As I’m sure many of you are aware, there was a major supply chain hack discovered in SolarWinds main product, Orion. Odds are good that this tool is in use somewhere on your network as it’s an NMS that is in pervasive use across the industry. Below are some of the notes I’ve gathered regarding this hack and what you need to know about it and how to respond.
What Is A Supply Chain Attack?
A supply chain attack is when an attacker gets access to the code or product before it gets delivered to you as a consumer. In this case, the attacker was able to add malicious code to the product using the same tools and repositories that SolarWinds use to develop the software. The malicious code was undetected and distributed to customers as a portion of official patches distributed to customers. Customers would have had no way to know or detect that this malicious code had been inserted into the product.
Who Is Responsible?
At this time, multiple credible sources believe this attack to be the work of a nation-state attacker. Specifically, suspicion seems to be pointed at Russia and their APT29 state-sponsored hacking group. Attribution of attacks like these tend to be a bit murky though as politics often gets involved. In this case, many independent sources are agreeing about the source so the probability of accuracy is higher than normal for an attack like this.
When Did This Happen?
SolarWinds has confirmed that the first compromised software was released in March of 2020 (version 2019.4 HF 5) and continued through June of 2020 (version 2020.2.1).
What Is The Implication?
The malicious code introduced a back door into the system for the remote attackers and provided an avenue for the download and execution of additional code for further compromise. The intent appears to be to utilize the SolarWinds Orion NMS to harvest information about target networks, collect credentials for managed devices, and then pivot from the NMS into compromising other systems within the network. Being as this appears to be a state sponsored attack, a majority of the focus is being applied to military, government, and critical infrastructure networks. That being said, anyone who runs SolarWinds Orion should be taking mitigations to reduce the impact to your networks and systems.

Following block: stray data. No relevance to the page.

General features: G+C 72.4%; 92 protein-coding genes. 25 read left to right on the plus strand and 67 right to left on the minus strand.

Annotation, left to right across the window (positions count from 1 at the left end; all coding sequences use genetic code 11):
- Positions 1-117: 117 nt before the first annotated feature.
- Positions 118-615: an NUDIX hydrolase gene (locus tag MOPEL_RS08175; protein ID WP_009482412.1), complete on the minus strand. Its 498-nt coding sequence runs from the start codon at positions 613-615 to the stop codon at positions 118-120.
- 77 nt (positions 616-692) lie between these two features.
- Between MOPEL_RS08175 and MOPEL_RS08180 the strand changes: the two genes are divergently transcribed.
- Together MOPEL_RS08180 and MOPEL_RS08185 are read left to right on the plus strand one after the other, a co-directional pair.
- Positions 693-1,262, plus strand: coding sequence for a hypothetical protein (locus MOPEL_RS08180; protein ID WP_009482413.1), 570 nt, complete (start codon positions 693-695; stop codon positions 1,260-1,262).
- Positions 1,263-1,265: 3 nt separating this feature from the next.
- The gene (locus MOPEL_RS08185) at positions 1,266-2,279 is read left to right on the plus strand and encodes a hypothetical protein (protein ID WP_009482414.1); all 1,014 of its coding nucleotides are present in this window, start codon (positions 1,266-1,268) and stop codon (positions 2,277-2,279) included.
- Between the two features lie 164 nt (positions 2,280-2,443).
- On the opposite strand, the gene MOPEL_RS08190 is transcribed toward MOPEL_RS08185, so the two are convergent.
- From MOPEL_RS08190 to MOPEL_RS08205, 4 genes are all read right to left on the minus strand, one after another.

What Should You Do?
The below steps are summarized and adapted for a broader audience from CISA Emergency Directive 21-01.
- If possible it would be prudent to isolate SolarWinds products from your network until you can verify if you are running a compromised version or not. It is better to disable communication to the network than shutting down the system though, as some of the potential attack vectors reside exclusively in system memory and will disappear if the system is shut down. The best thing you can do is disable network connections, either by shutting down the physical port(s) that SolarWinds products are connected to or disabling the vNICs if your SolarWinds implementation(s) are virtualized.
- If possible, take a forensic image of the system for future analysis. If you don’t know to do this effectively, consult a professional who does.
- Audit administrative accounts and systems for compromise. Disable any administrative accounts that you don’t recognize.
- Assume that any credential used by the SolarWinds system for the purposes of monitoring or administration have been compromised. Change these credentials immediately.
- After you are confident that all potential means of access for remote attack have been mitigated, assume all hosts that were monitored by SolarWinds Orion to have been a target. Review your infrastructure for signs of compromise. Rebuild compromised hosts with trusted sources.
Where Can You Learn More?
Jordan Martin, CCIE #43772, is a Technical Solutions Architect at World Wide Technology focusing on SD-WAN and enterprise networking. Jordan also co-founded and hosts the popular Network Collective podcast.